Platform One and Kings of Leon support Comer Children's Hospital

March 4, 2009

March 4, 2009 The Kings of Leon band members (left to right) Matthew, Jared, Caleb, and Nathan Followill make it a memorable night for Abigail Mendoza, 5, who is being treated for neuroblastoma at Comer Children’s Hospital.

The Kings of Leon, one of today's most popular new rock bands, has helped make possible a generous $75,000 donation from Platform One Entertainment to the University of Chicago Comer Children's Hospital to help discover new treatments and cures for children and teens with cancer. Part of that donation, $25,000, was given by the Lisa Klitzky Foundation.

Funds were raised from a unique "Dare 2 Dream" benefit event held in January when the band rocked a sold-out crowd of 1,400 at the House of Blues.

Along with Platform One's efforts, the event brought extensive national and local media exposure that raised awareness of the need to continue pursuing new therapies to treat pediatric cancer. The concert brought together philanthropic fans young and old--some who have been longtime followers of the band and others who joined to support them in furthering research for pediatric leukemia. Platform One also donated more than $4,000 in toys for children at the hospital.

"This is one of the finest things we have done as a band. We are all happy to support Dare 2 Dream's mission to save the lives of countless children," lead singer Caleb Followill said.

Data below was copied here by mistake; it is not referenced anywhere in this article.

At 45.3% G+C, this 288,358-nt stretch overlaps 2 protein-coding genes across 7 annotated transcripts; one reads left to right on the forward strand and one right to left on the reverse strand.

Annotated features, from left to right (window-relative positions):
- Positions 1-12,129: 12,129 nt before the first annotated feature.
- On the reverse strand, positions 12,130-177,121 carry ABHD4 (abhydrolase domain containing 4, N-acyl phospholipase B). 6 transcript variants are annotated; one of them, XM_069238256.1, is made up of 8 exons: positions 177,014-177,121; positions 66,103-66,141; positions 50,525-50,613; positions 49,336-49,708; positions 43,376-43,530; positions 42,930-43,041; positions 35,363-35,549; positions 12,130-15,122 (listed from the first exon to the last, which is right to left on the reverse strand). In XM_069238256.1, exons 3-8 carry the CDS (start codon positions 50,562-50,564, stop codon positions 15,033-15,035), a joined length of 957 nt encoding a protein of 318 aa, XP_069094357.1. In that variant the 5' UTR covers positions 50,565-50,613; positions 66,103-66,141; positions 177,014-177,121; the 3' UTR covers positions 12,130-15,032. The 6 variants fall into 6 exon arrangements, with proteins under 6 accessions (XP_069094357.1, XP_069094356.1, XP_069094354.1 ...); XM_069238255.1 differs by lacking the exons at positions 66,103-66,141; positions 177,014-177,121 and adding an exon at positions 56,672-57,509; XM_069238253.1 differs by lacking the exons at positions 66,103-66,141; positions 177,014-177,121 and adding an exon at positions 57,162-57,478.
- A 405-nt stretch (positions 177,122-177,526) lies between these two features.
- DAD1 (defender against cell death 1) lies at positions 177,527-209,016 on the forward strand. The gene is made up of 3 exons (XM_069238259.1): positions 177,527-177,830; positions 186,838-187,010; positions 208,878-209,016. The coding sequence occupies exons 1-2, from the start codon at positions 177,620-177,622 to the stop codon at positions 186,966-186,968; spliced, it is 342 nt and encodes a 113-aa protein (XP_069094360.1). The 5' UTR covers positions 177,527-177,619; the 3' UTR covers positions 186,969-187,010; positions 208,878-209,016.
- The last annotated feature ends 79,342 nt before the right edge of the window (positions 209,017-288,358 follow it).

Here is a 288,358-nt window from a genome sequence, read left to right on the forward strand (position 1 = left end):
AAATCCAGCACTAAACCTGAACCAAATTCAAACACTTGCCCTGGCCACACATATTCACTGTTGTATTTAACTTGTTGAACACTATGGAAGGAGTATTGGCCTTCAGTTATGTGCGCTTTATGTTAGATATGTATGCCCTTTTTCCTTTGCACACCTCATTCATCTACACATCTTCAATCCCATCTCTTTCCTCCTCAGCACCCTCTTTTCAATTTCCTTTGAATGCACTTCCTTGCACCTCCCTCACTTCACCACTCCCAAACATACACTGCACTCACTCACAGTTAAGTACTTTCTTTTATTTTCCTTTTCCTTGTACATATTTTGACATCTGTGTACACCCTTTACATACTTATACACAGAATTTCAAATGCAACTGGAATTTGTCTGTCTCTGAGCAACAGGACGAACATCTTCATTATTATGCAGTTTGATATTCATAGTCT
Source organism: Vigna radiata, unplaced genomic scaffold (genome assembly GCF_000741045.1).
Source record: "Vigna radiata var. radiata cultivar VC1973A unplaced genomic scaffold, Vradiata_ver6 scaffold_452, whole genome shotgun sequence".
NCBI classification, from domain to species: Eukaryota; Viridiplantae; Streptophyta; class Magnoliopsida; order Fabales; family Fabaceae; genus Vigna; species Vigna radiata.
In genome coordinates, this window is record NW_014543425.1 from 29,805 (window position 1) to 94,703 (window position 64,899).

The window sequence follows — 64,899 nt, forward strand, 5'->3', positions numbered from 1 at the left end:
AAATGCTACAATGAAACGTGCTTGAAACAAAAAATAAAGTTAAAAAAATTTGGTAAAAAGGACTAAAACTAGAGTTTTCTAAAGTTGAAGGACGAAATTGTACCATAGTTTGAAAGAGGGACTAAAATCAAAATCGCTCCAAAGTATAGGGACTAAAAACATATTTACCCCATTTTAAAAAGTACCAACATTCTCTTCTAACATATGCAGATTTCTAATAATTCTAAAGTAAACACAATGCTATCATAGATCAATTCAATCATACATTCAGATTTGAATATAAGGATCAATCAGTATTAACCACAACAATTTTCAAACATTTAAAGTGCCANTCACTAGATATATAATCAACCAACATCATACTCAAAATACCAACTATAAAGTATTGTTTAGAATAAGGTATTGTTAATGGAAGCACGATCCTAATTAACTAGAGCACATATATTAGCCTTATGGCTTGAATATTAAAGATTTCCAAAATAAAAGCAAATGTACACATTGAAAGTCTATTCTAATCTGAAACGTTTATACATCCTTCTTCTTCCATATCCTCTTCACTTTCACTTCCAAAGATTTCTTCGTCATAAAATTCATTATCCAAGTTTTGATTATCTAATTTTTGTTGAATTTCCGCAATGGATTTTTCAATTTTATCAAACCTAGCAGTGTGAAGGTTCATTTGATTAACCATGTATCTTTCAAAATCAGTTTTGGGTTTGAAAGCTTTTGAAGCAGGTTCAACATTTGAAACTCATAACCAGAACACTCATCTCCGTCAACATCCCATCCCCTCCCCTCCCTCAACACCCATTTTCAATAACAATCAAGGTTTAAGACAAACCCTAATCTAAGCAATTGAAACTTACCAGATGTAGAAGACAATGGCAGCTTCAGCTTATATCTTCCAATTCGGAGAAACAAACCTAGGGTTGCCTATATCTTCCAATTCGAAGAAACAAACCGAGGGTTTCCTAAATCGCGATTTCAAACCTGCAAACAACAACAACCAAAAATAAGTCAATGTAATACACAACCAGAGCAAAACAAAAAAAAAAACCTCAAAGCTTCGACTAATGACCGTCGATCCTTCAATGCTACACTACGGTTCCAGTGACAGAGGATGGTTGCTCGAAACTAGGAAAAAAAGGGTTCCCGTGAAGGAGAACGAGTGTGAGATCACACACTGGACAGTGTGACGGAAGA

"This is one of the finest things we have done as a band. We are all happy to support Dare 2 Dream's mission to save the lives of countless children," lead singer Caleb Followill said. John Cunningham, MD (center), chief of the section of pediatric hematology/oncology at Comer Children’s Hospital, with the Kings of Leon (left to right) Matthew, Jared, Caleb, and Nathan Followill.

Mayor Richard M. Daley praised supporters of the event. "The Dare 2 Dream event provides a great opportunity to highlight the important life-changing work that Comer Children's Hospital is doing to save the lives of children diagnosed with cancer. Children are our future and so we must continue to demonstrate a commitment to developing new treatment options, conducting research, and finding promising new therapies."
Jeff Sodikoff, president of Platform One, which produces cause-oriented entertainment events, noted that many in the audience were between 18 and 34 years old and stepped up to support Comer Children's Hospital for the first time.

"I’m extremely proud and honored to partner with the incredible Kings of Leon to help foster major awareness and raise important funding for Comer Children’s Hospital--all while continuing our pursuit to harness the power of music and entertainment to benefit important causes,” Sodikoff said.

John Cunningham, MD, section chief for pediatric hematology/oncology at Comer Children’s Hospital, said the donation will make additional research possible for blood cancers and make a significant difference in the lives of children with types of leukemia that are difficult to treat. The donation will be used partly to fund pioneering research at the University of Chicago into stem cell therapies.

“Roughly 70 percent of children with leukemia are cured, so we have come a long way in recent years in developing effective therapies for children and young adults with cancer," Cunningham said. "Our goal is to cure all kids with this devastating disease through cutting-edge research and world-class clinical care."
A silent auction featuring items such as a guitar signed by all Kings of Leon band members was also part of the evening. The Whigs, The Jakes, and Pinstripe 45's also performed.